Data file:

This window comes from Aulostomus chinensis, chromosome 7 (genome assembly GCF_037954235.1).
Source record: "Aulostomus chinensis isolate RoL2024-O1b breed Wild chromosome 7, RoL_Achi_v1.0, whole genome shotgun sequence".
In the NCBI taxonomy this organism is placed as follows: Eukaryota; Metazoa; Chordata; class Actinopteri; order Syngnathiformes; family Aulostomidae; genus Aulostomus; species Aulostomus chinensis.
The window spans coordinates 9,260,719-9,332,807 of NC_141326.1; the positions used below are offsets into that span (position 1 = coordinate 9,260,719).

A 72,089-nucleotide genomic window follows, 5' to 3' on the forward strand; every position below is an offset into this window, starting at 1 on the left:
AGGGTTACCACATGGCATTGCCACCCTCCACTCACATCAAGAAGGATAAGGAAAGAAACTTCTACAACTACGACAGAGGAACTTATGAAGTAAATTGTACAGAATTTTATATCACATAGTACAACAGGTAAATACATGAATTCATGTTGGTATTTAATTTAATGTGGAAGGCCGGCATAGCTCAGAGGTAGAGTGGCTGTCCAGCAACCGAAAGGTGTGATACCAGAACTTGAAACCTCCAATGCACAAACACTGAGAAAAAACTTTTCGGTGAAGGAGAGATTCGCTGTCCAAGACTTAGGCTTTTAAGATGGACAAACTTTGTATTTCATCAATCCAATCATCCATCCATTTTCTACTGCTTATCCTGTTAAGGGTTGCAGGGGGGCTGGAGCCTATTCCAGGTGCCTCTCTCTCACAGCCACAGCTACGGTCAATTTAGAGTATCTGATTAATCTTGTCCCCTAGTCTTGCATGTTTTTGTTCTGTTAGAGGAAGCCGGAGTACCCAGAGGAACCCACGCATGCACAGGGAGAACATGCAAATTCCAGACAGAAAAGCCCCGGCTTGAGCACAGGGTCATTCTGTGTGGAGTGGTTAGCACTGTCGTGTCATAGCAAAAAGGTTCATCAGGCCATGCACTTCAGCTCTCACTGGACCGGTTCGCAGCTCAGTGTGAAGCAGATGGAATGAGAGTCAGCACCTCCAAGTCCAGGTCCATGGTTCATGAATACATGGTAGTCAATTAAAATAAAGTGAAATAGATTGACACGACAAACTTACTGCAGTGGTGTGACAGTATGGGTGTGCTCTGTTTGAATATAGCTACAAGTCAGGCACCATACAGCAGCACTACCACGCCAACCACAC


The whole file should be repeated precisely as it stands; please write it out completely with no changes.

This window comes from Aulostomus chinensis, chromosome 7 (genome assembly GCF_037954235.1).
Source record: "Aulostomus chinensis isolate RoL2024-O1b breed Wild chromosome 7, RoL_Achi_v1.0, whole genome shotgun sequence".
In the NCBI taxonomy this organism is placed as follows: Eukaryota; Metazoa; Chordata; class Actinopteri; order Syngnathiformes; family Aulostomidae; genus Aulostomus; species Aulostomus chinensis.
The window spans coordinates 9,260,719-9,332,807 of NC_141326.1; the positions used below are offsets into that span (position 1 = coordinate 9,260,719).

A 72,089-nucleotide genomic window follows, 5' to 3' on the forward strand; every position below is an offset into this window, starting at 1 on the left:
AGGGTTACCACATGGCATTGCCACCCTCCACTCACATCAAGAAGGATAAGGAAAGAAACTTCTACAACTACGACAGAGGAACTTATGAAGTAAATTGTACAGAATTTTATATCACATAGTACAACAGGTAAATACATGAATTCATGTTGGTATTTAATTTAATGTGGAAGGCCGGCATAGCTCAGAGGTAGAGTGGCTGTCCAGCAACCGAAAGGTGTGATACCAGAACTTGAAACCTCCAATGCACAAACACTGAGAAAAAACTTTTCGGTGAAGGAGAGATTCGCTGTCCAAGACTTAGGCTTTTAAGATGGACAAACTTTGTATTTCATCAATCCAATCATCCATCCATTTTCTACTGCTTATCCTGTTAAGGGTTGCAGGGGGGCTGGAGCCTATTCCAGGTGCCTCTCTCTCACAGCCACAGCTACGGTCAATTTAGAGTATCTGATTAATCTTGTCCCCTAGTCTTGCATGTTTTTGTTCTGTTAGAGGAAGCCGGAGTACCCAGAGGAACCCACGCATGCACAGGGAGAACATGCAAATTCCAGACAGAAAAGCCCCGGCTTGAGCACAGGGTCATTCTGTGTGGAGTGGTTAGCACTGTCGTGTCATAGCAAAAAGGTTCATCAGGCCATGCACTTCAGCTCTCACTGGACCGGTTCGCAGCTCAGTGTGAAGCAGATGGAATGAGAGTCAGCACCTCCAAGTCCAGGTCCATGGTTCATGAATACATGGTAGTCAATTAAAATAAAGTGAAATAGATTGACACGACAAACTTACTGCAGTGGTGTGACAGTATGGGTGTGCTCTGTTTGAATATAGCTACAAGTCAGGCACCATACAGCAGCACTACCACGCCAACCACAC